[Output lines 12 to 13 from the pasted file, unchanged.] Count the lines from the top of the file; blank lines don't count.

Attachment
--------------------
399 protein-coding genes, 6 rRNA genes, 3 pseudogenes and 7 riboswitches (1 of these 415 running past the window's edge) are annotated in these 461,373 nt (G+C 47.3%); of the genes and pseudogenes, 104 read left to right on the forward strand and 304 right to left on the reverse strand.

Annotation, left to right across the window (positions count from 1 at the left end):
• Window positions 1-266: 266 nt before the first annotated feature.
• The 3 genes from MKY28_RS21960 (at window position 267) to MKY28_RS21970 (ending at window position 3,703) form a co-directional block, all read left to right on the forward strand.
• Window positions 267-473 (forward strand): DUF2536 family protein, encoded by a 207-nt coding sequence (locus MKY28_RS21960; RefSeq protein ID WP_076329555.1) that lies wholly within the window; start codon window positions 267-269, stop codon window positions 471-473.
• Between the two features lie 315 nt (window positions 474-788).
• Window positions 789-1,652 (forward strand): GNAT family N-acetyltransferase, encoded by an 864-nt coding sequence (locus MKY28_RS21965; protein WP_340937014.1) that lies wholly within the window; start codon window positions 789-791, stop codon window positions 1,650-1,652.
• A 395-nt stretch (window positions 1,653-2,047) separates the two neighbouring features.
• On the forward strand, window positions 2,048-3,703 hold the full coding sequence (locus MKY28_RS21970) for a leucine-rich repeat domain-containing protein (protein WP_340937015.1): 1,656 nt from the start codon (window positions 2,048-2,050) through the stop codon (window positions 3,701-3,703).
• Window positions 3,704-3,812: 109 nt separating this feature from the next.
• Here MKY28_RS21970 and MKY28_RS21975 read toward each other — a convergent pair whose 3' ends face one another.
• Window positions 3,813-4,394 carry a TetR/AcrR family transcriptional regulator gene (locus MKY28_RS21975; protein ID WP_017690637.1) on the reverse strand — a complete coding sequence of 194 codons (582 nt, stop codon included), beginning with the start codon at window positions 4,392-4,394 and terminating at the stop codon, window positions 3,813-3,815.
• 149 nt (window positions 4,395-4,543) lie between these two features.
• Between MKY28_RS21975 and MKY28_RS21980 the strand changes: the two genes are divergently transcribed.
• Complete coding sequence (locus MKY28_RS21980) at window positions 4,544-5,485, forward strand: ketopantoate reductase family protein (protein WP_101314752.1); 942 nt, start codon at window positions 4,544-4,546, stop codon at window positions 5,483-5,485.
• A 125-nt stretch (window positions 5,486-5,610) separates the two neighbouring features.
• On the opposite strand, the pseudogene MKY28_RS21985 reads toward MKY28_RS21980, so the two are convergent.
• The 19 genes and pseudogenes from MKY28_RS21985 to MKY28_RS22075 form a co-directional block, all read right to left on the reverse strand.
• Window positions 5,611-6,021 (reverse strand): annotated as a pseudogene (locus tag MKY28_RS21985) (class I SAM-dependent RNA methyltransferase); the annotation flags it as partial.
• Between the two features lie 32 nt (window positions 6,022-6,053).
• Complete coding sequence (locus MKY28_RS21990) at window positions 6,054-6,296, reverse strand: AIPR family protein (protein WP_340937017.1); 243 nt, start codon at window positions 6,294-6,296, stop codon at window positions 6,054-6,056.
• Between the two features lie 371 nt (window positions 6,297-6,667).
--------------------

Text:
• Window positions 3,813-4,394 carry a TetR/AcrR family transcriptional regulator gene (locus MKY28_RS21975; protein ID WP_017690637.1) on the reverse strand — a complete coding sequence of 194 codons (582 nt, stop codon included), beginning with the start codon at window positions 4,392-4,394 and terminating at the stop codon, window positions 3,813-3,815.
• 149 nt (window positions 4,395-4,543) lie between these two features.